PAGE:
In the early 1990s, Jeunesse Park recognised that the optimism of the post-apartheid era in South Africa would be undermined by the harsh realities of persistent poverty. Jeunesse also realised that unemployment, severe environmental degradation and a lack of awareness of sustainable natural resource management would be perpetuated by long years of segregation. Devoid of an apathetic stance, Jeunesse initiated Progreen cc with the intention of greening those areas neglected by apartheid and introducing permaculture as an essential development tool to address sustainable resource management, food security and environmental awaremess and education. In further expression of her vision, Jeunesse founded (and is still the CEO) Food & Trees for Africa (FTFA) in 1990 as a vehicle with which to green South Africa and promote environmental education, awareness and food security. She developed FTFA as the first (and still only) national greening and permaculture organisation in South Africa that has distributed over 2.5 million trees and facilitated the creation of numerous permaculture food gardens. Jeunesse has been actively lobbying government to include these issues in the national agenda,has developed skills in many employees and community based educators and has run workshops for national, provincial and local government in greening and tree awareness. She has also networked nationally and internationally with countless people and organisations to make them aware of urban forestry, food security and greening issues nationwide. In recognition of the severity of climate change, Jeunesse launched the Carbon Standard in 2006 to make it easy and affordable for government, individuals, corporations, institutions and communities to offset carbon emissions and address climate change through the planting of trees in poor communities nationwide. In addition to sinking carbon these trees contribute to improved water, energy, soil and noise management, food security (fruit and nut trees), the enrichment of lives and the cultivation of healthier and more sustainable communities. Jeunesse and FTFA then launched the first carbon calculator in SA which was developed by PricewaterhouseCoopers using the global Greenhouse Gas Reporting Protocol with Edward Nathan Sonnenbergs as the Carbon Standard's legal advisor. The calculator (see www.trees.co.za) evaluates carbon emitted by a range of activities such as energy usage, land and air travel, paper usage and other carbon impacts, and calculates out how many trees one would need to plant to sink the carbon generated through the process of photosynthesis. Once the calculations are conducted, FTFA selects sites for the planting of trees through its Trees for Homes programme that is inundated with requests for fruit and indigenous trees from underserved communities. FTFA arranges the procurement, transport, delivery and planting of the trees with beneficiary communities, trains unemployed CBEs and distributes information on tree planting and maintenance. After distribution events CBEs assist their neighbours to plant the trees properly and assist FTFA with assessments on their progress over six months. The Carbon Standard marketing, handled by Interactive Africa, provides a powerful way for contributors to increase their marketing and commitment to climate change and sustainable development, and creates political and social awareness of how to address the effects of climate change on communities and the environment. Without the passion, commitment and dedication of Jeunesse Park, such a successful programme and organisation would not have been made possible. I believe that Jeunesse needs recognition for her efforts in addressing climate change and spreading environmental awareness and the need and tools to preserve our natural resources.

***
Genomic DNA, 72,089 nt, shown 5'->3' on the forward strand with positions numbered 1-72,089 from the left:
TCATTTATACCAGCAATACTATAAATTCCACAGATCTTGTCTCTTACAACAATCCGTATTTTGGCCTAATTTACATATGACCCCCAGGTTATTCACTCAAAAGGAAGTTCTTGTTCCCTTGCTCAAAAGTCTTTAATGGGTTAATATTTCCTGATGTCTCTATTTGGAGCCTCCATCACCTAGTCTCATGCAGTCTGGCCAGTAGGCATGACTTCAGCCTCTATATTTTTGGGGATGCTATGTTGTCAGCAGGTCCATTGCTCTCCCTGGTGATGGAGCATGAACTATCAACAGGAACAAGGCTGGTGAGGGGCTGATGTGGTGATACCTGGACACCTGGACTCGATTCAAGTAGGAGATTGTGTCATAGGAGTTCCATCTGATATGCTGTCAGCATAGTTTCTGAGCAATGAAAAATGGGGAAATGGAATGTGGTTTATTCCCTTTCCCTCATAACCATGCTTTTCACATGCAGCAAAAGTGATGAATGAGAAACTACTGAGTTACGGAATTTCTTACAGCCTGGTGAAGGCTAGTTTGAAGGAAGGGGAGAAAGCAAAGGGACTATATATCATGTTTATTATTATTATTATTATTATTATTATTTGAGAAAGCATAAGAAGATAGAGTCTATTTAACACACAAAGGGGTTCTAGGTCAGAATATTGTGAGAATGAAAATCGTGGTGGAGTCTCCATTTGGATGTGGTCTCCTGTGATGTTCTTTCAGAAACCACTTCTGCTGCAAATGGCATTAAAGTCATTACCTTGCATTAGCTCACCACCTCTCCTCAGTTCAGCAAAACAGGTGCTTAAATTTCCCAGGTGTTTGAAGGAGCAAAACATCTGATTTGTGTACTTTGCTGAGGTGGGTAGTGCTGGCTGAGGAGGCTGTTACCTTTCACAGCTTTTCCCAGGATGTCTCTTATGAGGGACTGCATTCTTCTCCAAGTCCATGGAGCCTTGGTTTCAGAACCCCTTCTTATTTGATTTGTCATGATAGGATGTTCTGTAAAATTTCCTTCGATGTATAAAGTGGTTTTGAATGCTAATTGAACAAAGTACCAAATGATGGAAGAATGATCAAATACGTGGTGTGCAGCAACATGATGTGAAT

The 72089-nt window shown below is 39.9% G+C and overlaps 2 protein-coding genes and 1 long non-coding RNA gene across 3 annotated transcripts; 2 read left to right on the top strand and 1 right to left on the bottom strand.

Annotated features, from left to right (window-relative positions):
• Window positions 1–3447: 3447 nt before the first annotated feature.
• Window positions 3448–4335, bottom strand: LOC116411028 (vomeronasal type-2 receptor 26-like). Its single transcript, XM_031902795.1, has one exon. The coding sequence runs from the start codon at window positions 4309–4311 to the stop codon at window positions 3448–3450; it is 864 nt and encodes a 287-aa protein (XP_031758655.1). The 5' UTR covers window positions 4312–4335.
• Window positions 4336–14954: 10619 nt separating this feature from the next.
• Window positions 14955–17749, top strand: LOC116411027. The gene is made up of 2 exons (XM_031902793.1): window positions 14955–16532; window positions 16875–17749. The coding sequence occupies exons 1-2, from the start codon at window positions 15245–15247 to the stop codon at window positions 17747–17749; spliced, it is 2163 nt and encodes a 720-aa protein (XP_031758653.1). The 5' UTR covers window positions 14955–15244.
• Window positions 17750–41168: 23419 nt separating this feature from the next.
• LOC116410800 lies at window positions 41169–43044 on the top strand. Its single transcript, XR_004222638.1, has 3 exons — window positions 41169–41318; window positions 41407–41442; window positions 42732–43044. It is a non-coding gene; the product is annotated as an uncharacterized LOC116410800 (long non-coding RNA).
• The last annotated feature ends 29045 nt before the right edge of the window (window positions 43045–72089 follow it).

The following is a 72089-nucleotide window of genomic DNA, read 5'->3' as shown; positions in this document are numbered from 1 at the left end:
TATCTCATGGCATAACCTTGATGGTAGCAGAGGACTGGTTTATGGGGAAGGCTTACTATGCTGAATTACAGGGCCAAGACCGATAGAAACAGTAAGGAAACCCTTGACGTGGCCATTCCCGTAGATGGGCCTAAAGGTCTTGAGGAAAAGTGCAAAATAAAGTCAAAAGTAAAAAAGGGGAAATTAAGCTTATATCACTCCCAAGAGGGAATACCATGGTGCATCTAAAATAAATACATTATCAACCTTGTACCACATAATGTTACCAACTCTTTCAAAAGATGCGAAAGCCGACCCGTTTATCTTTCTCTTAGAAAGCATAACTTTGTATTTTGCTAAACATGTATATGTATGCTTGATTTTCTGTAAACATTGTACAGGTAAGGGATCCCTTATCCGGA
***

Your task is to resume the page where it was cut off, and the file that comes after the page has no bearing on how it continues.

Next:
Jeunesse Park PO Box 2035 Gallo Manor Gauteng Johannesburg 2052 'South Africa '